Our guest speakers provided a lot more information and did not seem to forget to mention God, Jesus, The Holy Spirit and Christianity which is oddly absent from the above video. Rebranding often means to target a product at a younger market. When targeting one of the oldest texts in the world you think it would be wise not to leave out The Holy Trinity? Or at least include Jesus Christ. But these words bring up past associations that Alpha does not want to colour its young audience’s minds. Instead of the crucifixtion hanging above your head in an old nave the advert's church is presented like a late night canteen styled as a high class night club. At least the flashy advert informed you of the Alpha structure of a free dinner and discussion as well as indicating that an informal conversation about the bigger questions of life can be as placid and boring as the most trivial table talk. Predictably the advert misses the personal stories that the visiting advocates chose to share. The church's guests all talked on the key experiences they have gained from doing the Alpha Course. One middle age gentleman spoke of the joy he felt when he convinced and bared witnessed to a non-believer's spiritual awakening and another young lady from Italy talked about how the weekly meal provided a structure and community when moving to an unknown and uncaring London. A sense of togetherness was clearly the key attribute of the Alpha Course’s success, a success I attribute to the dinner table.
The Alpha Course takes two key timeless features of human life which have been the foundation of society long before Christianity, the contemplation of our existence and people coming together to sit down for a good meal. Add a Christian agenda to this old paradigm and advertise the course as a new and modern lifestyle choice and you have the unintentionally ironic Alpha Course. I am not criticising its content but merely the structured style of its presentation. Naturally sceptical I have concerns that the so called informal structure that consists of first timers, regular members and then organisers arguably forms a hierarchal dynamic in an unassuming environment. I am not interested in criticising the inner workings of the Alpha Course but I am interested in how the course reflects how self-conscious Christianity has become.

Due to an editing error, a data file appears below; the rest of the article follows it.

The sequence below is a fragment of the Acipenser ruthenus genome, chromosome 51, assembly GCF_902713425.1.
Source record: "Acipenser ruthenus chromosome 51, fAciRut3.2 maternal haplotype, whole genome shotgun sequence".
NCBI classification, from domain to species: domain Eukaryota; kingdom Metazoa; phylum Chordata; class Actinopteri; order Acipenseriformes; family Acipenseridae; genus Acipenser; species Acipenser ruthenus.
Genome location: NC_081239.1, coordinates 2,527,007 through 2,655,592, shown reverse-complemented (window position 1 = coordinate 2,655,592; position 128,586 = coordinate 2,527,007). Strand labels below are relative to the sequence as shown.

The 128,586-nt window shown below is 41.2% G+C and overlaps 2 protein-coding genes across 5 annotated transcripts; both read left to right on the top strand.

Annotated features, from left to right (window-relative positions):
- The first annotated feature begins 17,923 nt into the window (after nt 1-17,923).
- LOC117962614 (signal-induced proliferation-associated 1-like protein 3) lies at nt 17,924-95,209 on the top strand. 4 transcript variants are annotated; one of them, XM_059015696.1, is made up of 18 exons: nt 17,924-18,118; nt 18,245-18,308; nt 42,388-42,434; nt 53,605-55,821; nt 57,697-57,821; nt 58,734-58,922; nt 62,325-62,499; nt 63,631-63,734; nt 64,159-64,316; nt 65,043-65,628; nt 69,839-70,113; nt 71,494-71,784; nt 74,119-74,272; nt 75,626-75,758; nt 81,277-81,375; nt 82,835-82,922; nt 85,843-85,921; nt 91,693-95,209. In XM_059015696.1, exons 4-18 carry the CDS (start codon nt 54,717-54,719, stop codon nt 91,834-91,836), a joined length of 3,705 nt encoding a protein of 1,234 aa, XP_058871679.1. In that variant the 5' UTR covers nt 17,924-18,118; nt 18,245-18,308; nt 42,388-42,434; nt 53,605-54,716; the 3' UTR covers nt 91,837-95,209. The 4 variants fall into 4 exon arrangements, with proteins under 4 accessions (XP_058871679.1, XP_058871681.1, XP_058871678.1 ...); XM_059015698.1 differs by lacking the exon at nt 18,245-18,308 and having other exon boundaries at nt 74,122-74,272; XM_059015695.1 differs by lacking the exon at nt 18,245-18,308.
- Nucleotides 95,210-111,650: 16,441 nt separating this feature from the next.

The incredibly warm and welcoming Reverend Georgina said it was important that non-believers "do not perceive us Christians as geeks,” and another guest talker said she regretted evangelising with a microphone outside a supermarket because she appeared like a nutter (her words) and that she was now grateful for the Alpha course as it gave her the opportunity to evangelise through a more socially acceptable forum. I like geeks and I like nutters much more than I like people in adverts with shiny teeth as I feel a geek and a nutter carry more truth and sincerity. I am not going to condemn the Alpha course as mass culture's answer to Christianity. After all Christianity strives to be the mass culture of the lord however people do not want to belong to a mass culture. People like to pride themselves on their difference. I have a feeling that like the hymns from Shoreditch Baptist church the Alpha course would leave me numb and unable to move closer to God. Christianity will continue to rebrand itself in a hope to reach a greater audience but I am not interested in that God, instead the God I seek is romantically hidden in the fragmented sub cultures of our consumer led society. Not to be found on a supermarket shelf but outside being rejoiced by a nutter and a Geek in the store's car park.